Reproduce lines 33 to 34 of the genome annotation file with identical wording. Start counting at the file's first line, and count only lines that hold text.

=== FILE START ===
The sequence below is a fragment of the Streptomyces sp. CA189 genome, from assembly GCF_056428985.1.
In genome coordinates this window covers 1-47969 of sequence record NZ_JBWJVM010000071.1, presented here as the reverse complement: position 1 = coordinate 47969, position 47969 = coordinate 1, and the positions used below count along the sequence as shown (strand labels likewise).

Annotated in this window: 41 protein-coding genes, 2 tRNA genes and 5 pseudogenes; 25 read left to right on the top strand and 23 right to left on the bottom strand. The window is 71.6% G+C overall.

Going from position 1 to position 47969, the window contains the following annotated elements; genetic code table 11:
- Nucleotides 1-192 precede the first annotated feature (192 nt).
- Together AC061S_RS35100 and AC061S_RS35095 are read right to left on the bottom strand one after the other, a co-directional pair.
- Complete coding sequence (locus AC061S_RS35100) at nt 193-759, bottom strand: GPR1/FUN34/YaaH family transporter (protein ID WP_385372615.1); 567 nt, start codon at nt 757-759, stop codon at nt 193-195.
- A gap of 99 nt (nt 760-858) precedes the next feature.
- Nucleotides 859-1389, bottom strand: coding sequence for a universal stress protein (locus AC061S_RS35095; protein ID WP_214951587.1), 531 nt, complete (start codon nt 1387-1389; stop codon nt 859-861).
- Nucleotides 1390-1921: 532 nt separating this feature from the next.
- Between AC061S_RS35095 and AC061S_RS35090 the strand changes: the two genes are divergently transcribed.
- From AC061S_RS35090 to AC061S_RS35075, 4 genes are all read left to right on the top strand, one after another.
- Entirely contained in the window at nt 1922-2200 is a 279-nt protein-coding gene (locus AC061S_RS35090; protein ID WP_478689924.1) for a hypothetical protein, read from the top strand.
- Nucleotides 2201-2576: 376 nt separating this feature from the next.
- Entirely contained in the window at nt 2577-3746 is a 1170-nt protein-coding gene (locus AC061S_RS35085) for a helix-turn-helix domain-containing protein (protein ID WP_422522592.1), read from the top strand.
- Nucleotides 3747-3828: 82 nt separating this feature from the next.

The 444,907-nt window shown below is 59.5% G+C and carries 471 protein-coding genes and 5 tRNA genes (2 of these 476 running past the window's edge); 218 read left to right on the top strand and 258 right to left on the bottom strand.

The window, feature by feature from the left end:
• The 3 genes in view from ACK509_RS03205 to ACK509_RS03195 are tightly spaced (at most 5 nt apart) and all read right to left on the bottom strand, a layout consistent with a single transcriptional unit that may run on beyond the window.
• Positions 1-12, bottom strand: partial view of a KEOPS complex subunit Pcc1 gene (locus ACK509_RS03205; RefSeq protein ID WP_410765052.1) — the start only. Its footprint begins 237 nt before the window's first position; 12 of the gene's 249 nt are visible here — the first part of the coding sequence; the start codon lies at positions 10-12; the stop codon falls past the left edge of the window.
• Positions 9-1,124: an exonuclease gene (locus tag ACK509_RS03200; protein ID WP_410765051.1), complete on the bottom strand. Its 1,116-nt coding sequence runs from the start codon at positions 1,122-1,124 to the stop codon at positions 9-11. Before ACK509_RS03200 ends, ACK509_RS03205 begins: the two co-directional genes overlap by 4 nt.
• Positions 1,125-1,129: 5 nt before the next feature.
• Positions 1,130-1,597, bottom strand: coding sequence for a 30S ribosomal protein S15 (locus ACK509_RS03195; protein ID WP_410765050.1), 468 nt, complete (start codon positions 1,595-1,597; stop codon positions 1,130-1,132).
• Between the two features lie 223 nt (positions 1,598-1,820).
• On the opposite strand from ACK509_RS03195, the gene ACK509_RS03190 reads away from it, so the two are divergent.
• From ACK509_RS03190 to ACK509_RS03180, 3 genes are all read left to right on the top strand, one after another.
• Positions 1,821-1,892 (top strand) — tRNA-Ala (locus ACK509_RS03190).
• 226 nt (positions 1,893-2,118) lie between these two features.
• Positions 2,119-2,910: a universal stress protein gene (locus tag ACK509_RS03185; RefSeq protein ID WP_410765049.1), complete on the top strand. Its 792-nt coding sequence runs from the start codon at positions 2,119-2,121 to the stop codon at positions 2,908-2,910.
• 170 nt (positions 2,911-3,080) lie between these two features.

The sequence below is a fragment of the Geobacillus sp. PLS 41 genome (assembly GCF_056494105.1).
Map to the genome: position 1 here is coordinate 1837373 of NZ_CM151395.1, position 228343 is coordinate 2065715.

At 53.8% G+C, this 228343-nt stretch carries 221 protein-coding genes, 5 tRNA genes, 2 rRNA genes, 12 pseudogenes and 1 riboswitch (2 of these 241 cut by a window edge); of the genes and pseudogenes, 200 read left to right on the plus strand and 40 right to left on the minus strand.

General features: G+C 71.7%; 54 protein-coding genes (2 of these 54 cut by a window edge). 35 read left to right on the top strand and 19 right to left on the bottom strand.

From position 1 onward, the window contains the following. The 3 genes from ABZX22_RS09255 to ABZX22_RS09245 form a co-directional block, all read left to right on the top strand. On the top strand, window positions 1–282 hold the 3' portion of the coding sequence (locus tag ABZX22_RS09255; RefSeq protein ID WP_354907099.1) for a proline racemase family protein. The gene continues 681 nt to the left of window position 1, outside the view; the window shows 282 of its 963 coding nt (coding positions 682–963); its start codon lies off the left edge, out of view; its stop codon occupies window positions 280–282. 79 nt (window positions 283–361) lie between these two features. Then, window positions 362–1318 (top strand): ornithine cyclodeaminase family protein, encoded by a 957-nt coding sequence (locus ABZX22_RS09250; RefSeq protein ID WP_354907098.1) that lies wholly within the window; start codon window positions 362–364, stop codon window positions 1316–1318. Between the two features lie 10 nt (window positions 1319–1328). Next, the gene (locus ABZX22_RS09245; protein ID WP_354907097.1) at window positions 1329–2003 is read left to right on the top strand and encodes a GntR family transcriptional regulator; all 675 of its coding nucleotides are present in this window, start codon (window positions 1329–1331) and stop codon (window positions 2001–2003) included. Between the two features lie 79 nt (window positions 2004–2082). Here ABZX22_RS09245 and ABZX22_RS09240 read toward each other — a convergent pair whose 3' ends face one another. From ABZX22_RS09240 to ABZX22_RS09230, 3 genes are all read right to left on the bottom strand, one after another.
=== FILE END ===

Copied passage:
At 53.8% G+C, this 228343-nt stretch carries 221 protein-coding genes, 5 tRNA genes, 2 rRNA genes, 12 pseudogenes and 1 riboswitch (2 of these 241 cut by a window edge); of the genes and pseudogenes, 200 read left to right on the plus strand and 40 right to left on the minus strand.

General features: G+C 71.7%; 54 protein-coding genes (2 of these 54 cut by a window edge). 35 read left to right on the top strand and 19 right to left on the bottom strand.